b) Find, in terms of c, the coordinates of A and B

    I'm only struggling with b)

    The solution subs the x & y coordinate of the point (15c, -c) into  t^2y + x = 2ct and cancels all the c's and has an equation for t and magically finds the points A & B. I would like to know why/how this was possible.

    My thought process is of the following: We found the tangent at the general point therefore there must be some correlation as to how we are able to just sub the coordinates into the tangent.

    Here is the solution: (Question7)
    https://7cba9babeb0db0ff9468853e0b2d...%20Edexcel.pdf
    Since P represents any point on the curve, the tangent at P represents any tangent. If you enter certain values of x and y (into the equation for the "general tangent") you'll be able to find the corresponding values of c and t (which are used to express any point P on the curve). In this case the values of x and y (at the intersection point) correspond to the values of c and t that make up the coordinates of A and B.

    Hope that sheds some light on it!
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    (Original post by physicsmaths)
    do you know what t actually does in this question?


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    Yes, I think. t is a parameter. solving the quadratic equation will find the values of t for A & B. But what I don't understand is why they subbed in the point (15c,-c) in the tangent? How was they able to do this?
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    Understood now thanks all!
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    (Original post by Psst.)
    Yes, I think. t is a parameter. solving the quadratic equation will find the values of t for A & B. But what I don't understand is why they subbed in the point (15c,-c) in the tangent? How was they able to do this?
    The tangent equation is a function which outputs coordinates like (15c,-c). Recall that y=x^2, for example, will have coordinates like (0,0) and (2,4) lying on it. If you were told that y=ax^2 and were given the coordinate (2,8) then you'd be able to sub in and determine that a=2.
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    (Original post by Psst.)
    The rectangular hyperbola H has equation  xy = c^2 , where c is a constant.
    The point  P(ct,\frac {c}{t}) is a general point on H.

    a) Show that the tangent to H at P has equation

     t^2y + x = 2ct

    The tangents to H at the points A and B meet at the point  (15c, -c)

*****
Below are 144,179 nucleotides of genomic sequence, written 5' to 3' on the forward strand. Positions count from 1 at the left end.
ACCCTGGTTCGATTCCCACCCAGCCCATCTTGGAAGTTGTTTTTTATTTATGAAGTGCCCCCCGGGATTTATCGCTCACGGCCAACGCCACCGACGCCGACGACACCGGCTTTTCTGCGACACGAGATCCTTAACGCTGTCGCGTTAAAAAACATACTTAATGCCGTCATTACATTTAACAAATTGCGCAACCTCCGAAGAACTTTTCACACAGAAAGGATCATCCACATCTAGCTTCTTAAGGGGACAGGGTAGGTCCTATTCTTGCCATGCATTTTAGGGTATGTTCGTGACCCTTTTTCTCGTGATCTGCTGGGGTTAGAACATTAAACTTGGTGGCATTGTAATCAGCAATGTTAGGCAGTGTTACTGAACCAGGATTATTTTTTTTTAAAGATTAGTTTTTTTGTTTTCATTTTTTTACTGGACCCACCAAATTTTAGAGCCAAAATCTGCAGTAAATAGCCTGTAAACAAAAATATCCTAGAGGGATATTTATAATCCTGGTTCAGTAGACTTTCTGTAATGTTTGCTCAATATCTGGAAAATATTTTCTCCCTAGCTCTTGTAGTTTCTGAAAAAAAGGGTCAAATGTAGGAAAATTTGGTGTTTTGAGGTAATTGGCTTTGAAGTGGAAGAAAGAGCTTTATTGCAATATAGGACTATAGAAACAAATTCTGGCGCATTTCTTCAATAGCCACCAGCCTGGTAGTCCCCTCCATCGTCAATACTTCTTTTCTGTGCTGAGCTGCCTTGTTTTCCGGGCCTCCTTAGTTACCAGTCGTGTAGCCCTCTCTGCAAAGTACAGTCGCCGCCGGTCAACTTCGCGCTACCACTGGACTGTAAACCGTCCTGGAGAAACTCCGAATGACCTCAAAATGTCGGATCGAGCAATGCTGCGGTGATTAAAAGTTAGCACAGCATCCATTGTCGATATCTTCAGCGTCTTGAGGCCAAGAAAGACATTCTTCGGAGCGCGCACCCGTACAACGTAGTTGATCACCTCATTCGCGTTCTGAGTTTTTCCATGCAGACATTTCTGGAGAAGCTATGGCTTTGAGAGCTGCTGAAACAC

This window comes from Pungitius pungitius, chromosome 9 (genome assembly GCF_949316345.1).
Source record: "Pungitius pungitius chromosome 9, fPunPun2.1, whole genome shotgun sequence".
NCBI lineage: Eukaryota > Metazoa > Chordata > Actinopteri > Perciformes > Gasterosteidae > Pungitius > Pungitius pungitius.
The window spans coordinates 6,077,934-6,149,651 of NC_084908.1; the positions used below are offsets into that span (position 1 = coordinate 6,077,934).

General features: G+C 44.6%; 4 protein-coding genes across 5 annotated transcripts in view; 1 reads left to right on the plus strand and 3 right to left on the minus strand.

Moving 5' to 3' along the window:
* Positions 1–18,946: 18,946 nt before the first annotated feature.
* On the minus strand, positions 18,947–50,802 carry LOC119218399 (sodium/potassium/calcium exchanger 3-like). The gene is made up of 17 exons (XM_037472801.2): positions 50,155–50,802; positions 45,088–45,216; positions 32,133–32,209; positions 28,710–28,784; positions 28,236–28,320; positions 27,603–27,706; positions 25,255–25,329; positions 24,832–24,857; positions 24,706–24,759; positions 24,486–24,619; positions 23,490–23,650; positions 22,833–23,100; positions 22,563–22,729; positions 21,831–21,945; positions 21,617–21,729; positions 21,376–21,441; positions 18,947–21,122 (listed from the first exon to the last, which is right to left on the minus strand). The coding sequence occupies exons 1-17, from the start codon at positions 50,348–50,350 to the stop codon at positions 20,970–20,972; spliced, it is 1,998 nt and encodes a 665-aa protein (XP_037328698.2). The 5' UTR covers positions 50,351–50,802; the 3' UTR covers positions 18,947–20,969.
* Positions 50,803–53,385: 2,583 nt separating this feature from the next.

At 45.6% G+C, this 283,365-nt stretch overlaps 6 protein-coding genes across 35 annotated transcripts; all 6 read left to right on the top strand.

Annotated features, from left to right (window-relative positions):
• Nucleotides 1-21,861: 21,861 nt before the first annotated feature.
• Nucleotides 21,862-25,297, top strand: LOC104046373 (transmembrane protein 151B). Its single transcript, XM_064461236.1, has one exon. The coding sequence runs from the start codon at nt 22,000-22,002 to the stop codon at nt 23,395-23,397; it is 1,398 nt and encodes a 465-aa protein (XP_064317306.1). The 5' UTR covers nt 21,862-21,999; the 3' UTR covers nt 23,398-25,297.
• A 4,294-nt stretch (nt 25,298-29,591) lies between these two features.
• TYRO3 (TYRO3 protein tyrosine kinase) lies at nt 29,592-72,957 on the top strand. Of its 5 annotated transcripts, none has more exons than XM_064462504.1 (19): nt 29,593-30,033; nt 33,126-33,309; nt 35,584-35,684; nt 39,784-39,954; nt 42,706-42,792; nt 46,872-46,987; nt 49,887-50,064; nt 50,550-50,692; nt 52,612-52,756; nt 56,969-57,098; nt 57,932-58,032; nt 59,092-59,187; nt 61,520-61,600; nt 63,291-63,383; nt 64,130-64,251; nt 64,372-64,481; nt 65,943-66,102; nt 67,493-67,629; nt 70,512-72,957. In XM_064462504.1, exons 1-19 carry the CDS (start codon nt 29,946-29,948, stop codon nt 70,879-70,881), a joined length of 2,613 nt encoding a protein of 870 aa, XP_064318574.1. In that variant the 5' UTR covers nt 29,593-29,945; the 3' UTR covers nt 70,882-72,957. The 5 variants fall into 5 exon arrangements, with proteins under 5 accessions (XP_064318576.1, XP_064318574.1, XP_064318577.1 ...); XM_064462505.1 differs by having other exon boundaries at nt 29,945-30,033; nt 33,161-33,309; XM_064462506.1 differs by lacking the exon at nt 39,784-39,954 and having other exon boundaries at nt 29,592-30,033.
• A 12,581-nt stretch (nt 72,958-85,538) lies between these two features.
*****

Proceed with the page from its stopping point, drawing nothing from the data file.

b) Find, in terms of c, the coordinates of A and B

    I'm only struggling with b)

    The solution subs the x & y coordinate of the point (15c, -c) into  t^2y + x = 2ct and cancels all the c's and has an equation for t and magically finds the points A & B. I would like to know why/how this was possible.

    My thought process is of the following: We found the tangent at the general point therefore there must be some correlation as to how we are able to just sub the coordinates into the tangent.

    Here is the solution: (Question7)
    https://7cba9babeb0db0ff9468853e0b2d...%20Edexcel.pdf
    This might help;

    Edit: too late, damn mobile :P

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    (Original post by DylanJ42)
    This might help;

    Edit: too late, damn mobile :P

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    No worries, thank you. I'll be using this little fact to destroy other questions, so it's all good. It's always good to find out why you're doing something, instead of just applying recipes to questions that look similar to one another
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    (Original post by Psst.)
    No worries, thank you. I'll be using this little fact to destroy other questions, so it's all good. It's always good to find out why you're doing something, instead of just applying recipes to questions that look similar to one another
    Couldn't agree more :closedeyes:, it's great that you want to understand the content rather than just learn it all off
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    (Original post by Psst.)
    Yes, I think. t is a parameter. solving the quadratic equation will find the values of t for A & B. But what I don't understand is why they subbed in the point (15c,-c) in the tangent? How was they able to do this?
    Because it lies on both tangents for two some values of t.